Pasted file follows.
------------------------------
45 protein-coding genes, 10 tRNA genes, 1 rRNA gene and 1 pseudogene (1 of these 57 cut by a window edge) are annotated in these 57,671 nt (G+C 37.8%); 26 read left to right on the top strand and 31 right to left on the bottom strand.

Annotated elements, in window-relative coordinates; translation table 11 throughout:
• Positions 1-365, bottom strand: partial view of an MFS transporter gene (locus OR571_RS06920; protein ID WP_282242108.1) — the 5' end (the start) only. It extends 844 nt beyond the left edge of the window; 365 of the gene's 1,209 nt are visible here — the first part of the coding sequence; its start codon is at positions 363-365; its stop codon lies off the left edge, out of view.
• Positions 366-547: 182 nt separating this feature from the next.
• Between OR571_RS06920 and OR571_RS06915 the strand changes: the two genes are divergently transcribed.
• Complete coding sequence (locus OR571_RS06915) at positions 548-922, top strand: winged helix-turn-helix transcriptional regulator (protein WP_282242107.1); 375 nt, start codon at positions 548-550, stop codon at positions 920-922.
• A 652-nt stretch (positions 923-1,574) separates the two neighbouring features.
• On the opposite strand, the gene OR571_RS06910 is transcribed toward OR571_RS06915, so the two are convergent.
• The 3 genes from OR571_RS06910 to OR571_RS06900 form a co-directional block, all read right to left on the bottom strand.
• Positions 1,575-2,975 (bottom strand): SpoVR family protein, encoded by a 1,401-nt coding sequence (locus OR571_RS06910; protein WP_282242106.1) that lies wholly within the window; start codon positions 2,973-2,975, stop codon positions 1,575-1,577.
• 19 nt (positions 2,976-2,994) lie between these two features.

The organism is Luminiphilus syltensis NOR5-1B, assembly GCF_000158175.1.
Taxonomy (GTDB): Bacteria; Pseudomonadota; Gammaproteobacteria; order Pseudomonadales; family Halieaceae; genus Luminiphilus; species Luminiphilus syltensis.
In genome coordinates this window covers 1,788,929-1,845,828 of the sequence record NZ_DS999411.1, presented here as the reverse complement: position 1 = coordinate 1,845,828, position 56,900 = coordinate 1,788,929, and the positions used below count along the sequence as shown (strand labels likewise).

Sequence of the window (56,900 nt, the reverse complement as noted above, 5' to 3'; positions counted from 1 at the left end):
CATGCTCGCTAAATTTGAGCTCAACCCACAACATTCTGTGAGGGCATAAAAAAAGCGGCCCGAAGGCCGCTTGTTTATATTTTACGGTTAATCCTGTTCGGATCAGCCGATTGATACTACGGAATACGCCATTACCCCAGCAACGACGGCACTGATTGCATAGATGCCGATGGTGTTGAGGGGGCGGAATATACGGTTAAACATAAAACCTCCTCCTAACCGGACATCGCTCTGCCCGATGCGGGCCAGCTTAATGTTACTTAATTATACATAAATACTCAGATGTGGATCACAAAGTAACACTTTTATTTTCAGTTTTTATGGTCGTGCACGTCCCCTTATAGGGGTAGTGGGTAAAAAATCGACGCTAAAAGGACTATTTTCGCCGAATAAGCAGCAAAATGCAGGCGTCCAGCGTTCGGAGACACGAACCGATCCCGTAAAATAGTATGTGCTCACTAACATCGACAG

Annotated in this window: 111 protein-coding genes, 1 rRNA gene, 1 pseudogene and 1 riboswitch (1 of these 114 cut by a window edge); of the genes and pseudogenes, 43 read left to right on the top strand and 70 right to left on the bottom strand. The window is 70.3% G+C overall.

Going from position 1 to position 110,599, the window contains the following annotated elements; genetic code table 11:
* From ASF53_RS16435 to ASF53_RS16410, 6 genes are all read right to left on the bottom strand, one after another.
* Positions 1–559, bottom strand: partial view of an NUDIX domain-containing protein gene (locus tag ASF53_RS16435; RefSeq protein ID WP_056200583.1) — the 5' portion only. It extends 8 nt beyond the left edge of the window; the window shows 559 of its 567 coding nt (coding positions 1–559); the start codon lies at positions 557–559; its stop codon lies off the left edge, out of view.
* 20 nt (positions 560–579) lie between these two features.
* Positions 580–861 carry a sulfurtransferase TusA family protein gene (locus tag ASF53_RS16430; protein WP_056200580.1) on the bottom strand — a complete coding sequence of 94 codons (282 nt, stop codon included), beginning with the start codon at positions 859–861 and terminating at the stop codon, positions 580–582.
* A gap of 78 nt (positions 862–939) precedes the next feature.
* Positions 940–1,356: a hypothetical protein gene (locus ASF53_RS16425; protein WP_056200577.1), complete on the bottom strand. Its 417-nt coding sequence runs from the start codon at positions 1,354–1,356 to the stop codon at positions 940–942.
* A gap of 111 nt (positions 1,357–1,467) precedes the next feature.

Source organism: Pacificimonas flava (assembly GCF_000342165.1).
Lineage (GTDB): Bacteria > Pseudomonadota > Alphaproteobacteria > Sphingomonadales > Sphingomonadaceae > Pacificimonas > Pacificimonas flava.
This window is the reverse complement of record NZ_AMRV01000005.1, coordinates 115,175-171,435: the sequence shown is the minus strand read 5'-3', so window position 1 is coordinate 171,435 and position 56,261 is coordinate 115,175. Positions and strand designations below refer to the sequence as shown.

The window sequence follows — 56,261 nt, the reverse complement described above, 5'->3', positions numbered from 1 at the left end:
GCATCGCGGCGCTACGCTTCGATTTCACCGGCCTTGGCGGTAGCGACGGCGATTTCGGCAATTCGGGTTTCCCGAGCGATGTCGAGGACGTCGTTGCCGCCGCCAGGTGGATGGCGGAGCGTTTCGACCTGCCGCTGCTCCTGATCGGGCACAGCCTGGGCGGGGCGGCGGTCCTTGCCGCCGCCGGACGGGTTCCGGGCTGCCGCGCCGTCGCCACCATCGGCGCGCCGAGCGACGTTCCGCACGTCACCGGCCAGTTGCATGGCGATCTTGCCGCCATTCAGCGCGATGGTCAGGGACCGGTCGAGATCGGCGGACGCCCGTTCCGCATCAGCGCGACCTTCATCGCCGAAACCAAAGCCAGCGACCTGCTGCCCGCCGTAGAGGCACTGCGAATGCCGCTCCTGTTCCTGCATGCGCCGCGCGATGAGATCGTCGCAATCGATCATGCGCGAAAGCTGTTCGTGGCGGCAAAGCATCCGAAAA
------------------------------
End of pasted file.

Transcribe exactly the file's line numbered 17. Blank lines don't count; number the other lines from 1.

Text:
Annotated in this window: 111 protein-coding genes, 1 rRNA gene, 1 pseudogene and 1 riboswitch (1 of these 114 cut by a window edge); of the genes and pseudogenes, 43 read left to right on the top strand and 70 right to left on the bottom strand. The window is 70.3% G+C overall.